History of Cranstoun

Established in 1969, Cranstoun brings a wealth of specialist knowledge and experience to its services. We have a rich and diverse history and heritage of developing and delivering high quality, effective help to those in need.

Since its inception, Cranstoun has been making life better for those affected by alcohol and drugs. Our skilled and compassionate people work closely with service users and their families to change and save lives. We combine proven expertise in treatment and recovery with innovative approaches and actively involve those we help in improving the design of the services we provide.

In the 1960s it was local people responding to local needs that established Cranstoun House, a residential community for recovering addicts.

Throughout the 1970s an ambition to save and change lives led to the development of further residential treatment and support.

During the 1980s, as alcohol and drug problems grew so did Cranstoun, with new and innovative residential, community and prison based services supporting those dependent on alcohol and drugs as well as their friends, families and carers.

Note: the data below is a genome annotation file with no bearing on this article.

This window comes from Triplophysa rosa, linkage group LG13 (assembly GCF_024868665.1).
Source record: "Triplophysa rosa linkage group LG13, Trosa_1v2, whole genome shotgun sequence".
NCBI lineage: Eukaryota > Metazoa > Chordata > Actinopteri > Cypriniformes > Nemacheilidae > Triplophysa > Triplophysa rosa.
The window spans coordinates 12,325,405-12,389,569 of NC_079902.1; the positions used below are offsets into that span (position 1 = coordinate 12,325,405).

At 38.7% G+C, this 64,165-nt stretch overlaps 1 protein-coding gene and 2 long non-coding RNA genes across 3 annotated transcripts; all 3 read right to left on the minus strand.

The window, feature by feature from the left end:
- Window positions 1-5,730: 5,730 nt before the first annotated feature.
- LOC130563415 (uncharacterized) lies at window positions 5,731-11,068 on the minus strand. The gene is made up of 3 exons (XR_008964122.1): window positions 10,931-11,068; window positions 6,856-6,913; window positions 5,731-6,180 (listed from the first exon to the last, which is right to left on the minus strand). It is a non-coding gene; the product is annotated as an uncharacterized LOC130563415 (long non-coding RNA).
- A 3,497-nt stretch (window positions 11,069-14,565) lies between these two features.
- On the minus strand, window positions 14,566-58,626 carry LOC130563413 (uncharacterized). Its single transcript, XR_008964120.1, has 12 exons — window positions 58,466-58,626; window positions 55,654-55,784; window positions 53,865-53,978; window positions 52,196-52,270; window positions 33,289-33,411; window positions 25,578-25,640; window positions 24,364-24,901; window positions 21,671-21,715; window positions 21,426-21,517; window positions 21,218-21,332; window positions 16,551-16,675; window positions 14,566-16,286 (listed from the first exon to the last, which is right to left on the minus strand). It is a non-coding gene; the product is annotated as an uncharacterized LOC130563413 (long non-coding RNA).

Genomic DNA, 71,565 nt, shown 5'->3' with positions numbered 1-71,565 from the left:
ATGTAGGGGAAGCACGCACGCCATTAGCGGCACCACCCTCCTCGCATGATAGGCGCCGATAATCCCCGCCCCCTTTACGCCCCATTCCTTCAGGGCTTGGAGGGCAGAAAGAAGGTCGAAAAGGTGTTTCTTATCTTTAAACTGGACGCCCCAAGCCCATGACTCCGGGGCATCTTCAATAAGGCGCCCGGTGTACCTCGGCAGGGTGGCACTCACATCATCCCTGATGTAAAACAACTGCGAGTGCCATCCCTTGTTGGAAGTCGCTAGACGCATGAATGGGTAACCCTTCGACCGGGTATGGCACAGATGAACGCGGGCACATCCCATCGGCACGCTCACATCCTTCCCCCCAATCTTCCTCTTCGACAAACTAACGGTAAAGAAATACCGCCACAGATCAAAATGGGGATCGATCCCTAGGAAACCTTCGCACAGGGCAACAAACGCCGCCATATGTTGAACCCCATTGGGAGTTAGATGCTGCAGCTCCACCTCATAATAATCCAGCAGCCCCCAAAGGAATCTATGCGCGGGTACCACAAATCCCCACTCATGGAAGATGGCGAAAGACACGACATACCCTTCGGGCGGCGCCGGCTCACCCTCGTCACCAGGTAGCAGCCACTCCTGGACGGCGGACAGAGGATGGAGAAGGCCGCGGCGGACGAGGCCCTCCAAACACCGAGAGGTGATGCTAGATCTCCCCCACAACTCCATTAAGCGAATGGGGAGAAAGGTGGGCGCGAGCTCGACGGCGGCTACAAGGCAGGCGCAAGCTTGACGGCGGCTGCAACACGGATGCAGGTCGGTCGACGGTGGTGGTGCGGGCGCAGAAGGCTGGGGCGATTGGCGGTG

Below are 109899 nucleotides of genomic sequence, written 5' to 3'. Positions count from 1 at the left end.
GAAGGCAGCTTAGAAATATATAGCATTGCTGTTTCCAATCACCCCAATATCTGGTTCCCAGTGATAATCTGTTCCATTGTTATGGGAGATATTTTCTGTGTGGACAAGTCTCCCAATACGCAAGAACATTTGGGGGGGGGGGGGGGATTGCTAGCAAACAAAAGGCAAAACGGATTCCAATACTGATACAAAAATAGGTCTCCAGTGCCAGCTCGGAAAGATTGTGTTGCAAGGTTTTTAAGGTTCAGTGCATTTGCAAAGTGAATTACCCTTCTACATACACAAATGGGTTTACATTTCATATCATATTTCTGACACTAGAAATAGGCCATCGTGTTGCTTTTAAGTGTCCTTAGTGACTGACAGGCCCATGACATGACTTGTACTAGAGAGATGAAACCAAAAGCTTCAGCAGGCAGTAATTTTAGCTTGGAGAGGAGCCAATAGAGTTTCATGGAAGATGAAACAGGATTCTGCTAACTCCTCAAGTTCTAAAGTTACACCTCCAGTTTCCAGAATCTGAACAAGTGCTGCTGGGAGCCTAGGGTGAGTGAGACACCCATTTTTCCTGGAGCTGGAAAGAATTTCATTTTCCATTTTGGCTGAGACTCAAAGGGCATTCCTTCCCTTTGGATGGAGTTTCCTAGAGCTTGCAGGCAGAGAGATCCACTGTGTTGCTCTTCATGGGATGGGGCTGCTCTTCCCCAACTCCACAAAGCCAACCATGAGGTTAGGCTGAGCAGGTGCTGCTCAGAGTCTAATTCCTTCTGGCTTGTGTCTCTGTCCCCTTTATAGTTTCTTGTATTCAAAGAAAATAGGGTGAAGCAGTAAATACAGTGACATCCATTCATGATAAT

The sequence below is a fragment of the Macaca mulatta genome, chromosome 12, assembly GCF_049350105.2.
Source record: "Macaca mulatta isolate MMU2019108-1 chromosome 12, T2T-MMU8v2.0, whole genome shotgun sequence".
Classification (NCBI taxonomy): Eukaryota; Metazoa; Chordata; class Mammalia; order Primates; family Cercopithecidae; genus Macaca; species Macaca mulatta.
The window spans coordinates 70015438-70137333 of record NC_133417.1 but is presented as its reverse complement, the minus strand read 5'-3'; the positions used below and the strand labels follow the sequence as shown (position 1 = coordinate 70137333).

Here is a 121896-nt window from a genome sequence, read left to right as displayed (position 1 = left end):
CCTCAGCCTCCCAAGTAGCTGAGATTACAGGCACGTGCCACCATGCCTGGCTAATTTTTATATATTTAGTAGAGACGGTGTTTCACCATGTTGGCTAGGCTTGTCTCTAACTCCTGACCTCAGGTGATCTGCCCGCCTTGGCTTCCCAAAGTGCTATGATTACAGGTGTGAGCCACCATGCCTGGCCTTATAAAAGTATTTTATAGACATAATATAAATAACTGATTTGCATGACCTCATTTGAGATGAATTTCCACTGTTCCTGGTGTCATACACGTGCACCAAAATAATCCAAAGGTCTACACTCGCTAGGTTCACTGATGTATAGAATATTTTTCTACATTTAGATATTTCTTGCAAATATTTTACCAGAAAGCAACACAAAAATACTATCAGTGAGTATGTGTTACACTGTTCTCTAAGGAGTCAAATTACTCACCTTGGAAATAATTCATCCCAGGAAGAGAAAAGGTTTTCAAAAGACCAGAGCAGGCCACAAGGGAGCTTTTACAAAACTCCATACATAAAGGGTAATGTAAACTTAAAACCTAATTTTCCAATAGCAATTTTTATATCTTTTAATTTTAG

The 1990s ushered in further innovation, with Cranstoun developing innovative community services for parents, young people, BME communities, those affected by HIV/AIDS and offenders, all offered alongside existing and established support. During this time Cranstoun also led and developed networks for professionals and politicians, across an expanding Europe, in order to improve services and the lives of service users.

Today, Cranstoun continues to innovate and respond to ever-changing demands, with large multi-agency and integrated services alongside smaller, discrete and specialist local services. We remain ambitious for our service users and communities, and our staff continue to demonstrate the compassion shown by our founders in their care for service users.

Annie and Michael Dixon, founders of Cranstoun, attending the opening of Expressions of Recovery